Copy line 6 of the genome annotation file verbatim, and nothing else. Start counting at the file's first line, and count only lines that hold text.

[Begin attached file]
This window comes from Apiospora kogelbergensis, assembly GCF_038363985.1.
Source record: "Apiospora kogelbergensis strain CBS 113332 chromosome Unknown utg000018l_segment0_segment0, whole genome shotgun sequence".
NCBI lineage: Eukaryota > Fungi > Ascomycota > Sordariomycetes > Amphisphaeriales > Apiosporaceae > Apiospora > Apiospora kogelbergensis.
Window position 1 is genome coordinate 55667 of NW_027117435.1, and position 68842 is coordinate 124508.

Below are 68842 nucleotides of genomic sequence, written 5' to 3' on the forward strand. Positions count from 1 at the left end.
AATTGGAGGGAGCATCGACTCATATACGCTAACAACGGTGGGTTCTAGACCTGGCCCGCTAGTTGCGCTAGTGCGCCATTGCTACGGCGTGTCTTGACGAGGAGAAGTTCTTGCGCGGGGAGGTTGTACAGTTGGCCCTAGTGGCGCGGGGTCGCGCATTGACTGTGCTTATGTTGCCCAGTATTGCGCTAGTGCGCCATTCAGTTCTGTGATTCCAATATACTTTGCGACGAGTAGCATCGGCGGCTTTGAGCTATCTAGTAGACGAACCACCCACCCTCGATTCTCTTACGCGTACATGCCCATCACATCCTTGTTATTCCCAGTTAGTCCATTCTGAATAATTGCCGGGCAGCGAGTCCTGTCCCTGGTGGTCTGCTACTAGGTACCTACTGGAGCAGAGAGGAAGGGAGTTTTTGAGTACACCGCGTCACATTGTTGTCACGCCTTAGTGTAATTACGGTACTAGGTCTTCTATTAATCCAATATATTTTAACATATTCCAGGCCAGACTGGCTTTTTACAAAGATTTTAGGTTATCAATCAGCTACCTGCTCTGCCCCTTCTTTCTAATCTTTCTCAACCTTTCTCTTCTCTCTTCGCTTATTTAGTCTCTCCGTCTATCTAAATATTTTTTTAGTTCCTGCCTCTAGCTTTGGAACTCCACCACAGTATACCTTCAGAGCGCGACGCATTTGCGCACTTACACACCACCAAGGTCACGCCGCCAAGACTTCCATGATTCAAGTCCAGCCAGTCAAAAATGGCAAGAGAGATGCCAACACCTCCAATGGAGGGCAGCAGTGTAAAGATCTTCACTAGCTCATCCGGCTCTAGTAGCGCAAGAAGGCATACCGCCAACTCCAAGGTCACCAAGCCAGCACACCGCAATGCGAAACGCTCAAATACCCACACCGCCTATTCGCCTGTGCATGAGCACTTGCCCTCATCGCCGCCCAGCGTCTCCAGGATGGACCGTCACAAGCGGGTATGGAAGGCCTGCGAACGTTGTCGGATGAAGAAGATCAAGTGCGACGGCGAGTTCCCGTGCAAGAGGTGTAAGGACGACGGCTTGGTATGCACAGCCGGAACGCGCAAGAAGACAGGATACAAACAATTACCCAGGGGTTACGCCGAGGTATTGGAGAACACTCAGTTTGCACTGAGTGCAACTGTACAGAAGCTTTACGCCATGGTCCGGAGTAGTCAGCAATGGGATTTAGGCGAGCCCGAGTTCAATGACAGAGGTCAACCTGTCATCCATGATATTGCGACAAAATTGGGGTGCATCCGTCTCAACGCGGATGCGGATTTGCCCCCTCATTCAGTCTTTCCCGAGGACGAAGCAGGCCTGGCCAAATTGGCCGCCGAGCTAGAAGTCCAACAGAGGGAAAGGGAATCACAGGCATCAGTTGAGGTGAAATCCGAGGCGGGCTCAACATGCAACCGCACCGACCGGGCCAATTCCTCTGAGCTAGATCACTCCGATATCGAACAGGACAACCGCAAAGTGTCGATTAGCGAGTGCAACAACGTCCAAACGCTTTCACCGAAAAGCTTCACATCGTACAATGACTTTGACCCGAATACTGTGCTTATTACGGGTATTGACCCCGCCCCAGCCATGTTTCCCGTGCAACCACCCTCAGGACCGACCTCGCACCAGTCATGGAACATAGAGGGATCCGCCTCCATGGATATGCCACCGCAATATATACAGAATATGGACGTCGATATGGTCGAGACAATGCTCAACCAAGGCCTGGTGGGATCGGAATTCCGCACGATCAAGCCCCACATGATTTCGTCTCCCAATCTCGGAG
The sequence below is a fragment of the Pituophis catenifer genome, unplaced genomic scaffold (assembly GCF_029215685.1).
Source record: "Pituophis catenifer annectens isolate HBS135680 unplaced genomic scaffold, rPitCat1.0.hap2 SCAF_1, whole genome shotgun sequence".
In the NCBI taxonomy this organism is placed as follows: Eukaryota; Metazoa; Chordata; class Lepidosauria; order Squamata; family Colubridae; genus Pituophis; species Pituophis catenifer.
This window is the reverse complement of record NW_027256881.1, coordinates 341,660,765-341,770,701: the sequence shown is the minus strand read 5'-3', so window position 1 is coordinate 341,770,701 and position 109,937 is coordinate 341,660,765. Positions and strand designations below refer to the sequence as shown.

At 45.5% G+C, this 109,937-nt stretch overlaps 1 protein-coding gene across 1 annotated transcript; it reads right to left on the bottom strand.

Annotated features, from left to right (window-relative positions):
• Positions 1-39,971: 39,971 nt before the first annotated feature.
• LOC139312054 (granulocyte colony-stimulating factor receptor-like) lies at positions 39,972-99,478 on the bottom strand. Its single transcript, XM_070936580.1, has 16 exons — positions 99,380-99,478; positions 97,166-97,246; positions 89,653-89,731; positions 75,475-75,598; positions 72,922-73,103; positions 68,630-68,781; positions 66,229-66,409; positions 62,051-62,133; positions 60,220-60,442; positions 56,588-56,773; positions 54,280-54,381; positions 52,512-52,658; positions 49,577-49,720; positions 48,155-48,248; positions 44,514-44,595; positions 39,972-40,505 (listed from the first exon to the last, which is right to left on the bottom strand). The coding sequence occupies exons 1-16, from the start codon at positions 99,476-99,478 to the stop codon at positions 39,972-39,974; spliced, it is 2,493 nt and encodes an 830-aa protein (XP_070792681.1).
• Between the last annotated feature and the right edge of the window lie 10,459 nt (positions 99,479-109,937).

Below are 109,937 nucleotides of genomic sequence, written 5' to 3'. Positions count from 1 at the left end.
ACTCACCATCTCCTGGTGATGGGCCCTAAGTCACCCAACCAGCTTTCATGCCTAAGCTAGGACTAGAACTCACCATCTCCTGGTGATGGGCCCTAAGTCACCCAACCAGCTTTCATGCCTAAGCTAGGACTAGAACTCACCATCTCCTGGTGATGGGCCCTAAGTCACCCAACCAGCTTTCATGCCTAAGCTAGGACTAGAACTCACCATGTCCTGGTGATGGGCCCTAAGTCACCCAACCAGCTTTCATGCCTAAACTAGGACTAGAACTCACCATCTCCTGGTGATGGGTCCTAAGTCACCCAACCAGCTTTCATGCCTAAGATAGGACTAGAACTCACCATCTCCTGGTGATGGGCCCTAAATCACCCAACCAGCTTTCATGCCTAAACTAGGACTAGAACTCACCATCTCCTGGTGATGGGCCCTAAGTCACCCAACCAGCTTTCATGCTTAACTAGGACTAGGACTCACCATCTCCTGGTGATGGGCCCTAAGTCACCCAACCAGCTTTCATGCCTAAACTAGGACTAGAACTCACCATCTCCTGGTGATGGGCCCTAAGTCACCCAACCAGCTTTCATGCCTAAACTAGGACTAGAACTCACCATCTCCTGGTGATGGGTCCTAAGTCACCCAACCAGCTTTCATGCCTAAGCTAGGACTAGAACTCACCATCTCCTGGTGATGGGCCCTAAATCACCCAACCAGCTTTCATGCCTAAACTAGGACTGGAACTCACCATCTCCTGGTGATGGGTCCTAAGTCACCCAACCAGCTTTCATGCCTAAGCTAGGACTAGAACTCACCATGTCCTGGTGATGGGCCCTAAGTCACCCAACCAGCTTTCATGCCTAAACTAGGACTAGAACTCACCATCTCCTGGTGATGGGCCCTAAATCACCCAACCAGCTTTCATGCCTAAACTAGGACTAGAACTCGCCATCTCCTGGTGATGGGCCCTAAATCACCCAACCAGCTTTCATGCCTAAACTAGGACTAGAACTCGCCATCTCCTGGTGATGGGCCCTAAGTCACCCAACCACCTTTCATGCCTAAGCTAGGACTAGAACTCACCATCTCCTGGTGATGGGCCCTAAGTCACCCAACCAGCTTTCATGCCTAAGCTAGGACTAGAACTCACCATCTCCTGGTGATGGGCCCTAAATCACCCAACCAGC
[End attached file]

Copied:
AATTGGAGGGAGCATCGACTCATATACGCTAACAACGGTGGGTTCTAGACCTGGCCCGCTAGTTGCGCTAGTGCGCCATTGCTACGGCGTGTCTTGACGAGGAGAAGTTCTTGCGCGGGGAGGTTGTACAGTTGGCCCTAGTGGCGCGGGGTCGCGCATTGACTGTGCTTATGTTGCCCAGTATTGCGCTAGTGCGCCATTCAGTTCTGTGATTCCAATATACTTTGCGACGAGTAGCATCGGCGGCTTTGAGCTATCTAGTAGACGAACCACCCACCCTCGATTCTCTTACGCGTACATGCCCATCACATCCTTGTTATTCCCAGTTAGTCCATTCTGAATAATTGCCGGGCAGCGAGTCCTGTCCCTGGTGGTCTGCTACTAGGTACCTACTGGAGCAGAGAGGAAGGGAGTTTTTGAGTACACCGCGTCACATTGTTGTCACGCCTTAGTGTAATTACGGTACTAGGTCTTCTATTAATCCAATATATTTTAACATATTCCAGGCCAGACTGGCTTTTTACAAAGATTTTAGGTTATCAATCAGCTACCTGCTCTGCCCCTTCTTTCTAATCTTTCTCAACCTTTCTCTTCTCTCTTCGCTTATTTAGTCTCTCCGTCTATCTAAATATTTTTTTAGTTCCTGCCTCTAGCTTTGGAACTCCACCACAGTATACCTTCAGAGCGCGACGCATTTGCGCACTTACACACCACCAAGGTCACGCCGCCAAGACTTCCATGATTCAAGTCCAGCCAGTCAAAAATGGCAAGAGAGATGCCAACACCTCCAATGGAGGGCAGCAGTGTAAAGATCTTCACTAGCTCATCCGGCTCTAGTAGCGCAAGAAGGCATACCGCCAACTCCAAGGTCACCAAGCCAGCACACCGCAATGCGAAACGCTCAAATACCCACACCGCCTATTCGCCTGTGCATGAGCACTTGCCCTCATCGCCGCCCAGCGTCTCCAGGATGGACCGTCACAAGCGGGTATGGAAGGCCTGCGAACGTTGTCGGATGAAGAAGATCAAGTGCGACGGCGAGTTCCCGTGCAAGAGGTGTAAGGACGACGGCTTGGTATGCACAGCCGGAACGCGCAAGAAGACAGGATACAAACAATTACCCAGGGGTTACGCCGAGGTATTGGAGAACACTCAGTTTGCACTGAGTGCAACTGTACAGAAGCTTTACGCCATGGTCCGGAGTAGTCAGCAATGGGATTTAGGCGAGCCCGAGTTCAATGACAGAGGTCAACCTGTCATCCATGATATTGCGACAAAATTGGGGTGCATCCGTCTCAACGCGGATGCGGATTTGCCCCCTCATTCAGTCTTTCCCGAGGACGAAGCAGGCCTGGCCAAATTGGCCGCCGAGCTAGAAGTCCAACAGAGGGAAAGGGAATCACAGGCATCAGTTGAGGTGAAATCCGAGGCGGGCTCAACATGCAACCGCACCGACCGGGCCAATTCCTCTGAGCTAGATCACTCCGATATCGAACAGGACAACCGCAAAGTGTCGATTAGCGAGTGCAACAACGTCCAAACGCTTTCACCGAAAAGCTTCACATCGTACAATGACTTTGACCCGAATACTGTGCTTATTACGGGTATTGACCCCGCCCCAGCCATGTTTCCCGTGCAACCACCCTCAGGACCGACCTCGCACCAGTCATGGAACATAGAGGGATCCGCCTCCATGGATATGCCACCGCAATATATACAGAATATGGACGTCGATATGGTCGAGACAATGCTCAACCAAGGCCTGGTGGGATCGGAATTCCGCACGATCAAGCCCCACATGATTTCGTCTCCCAATCTCGGAG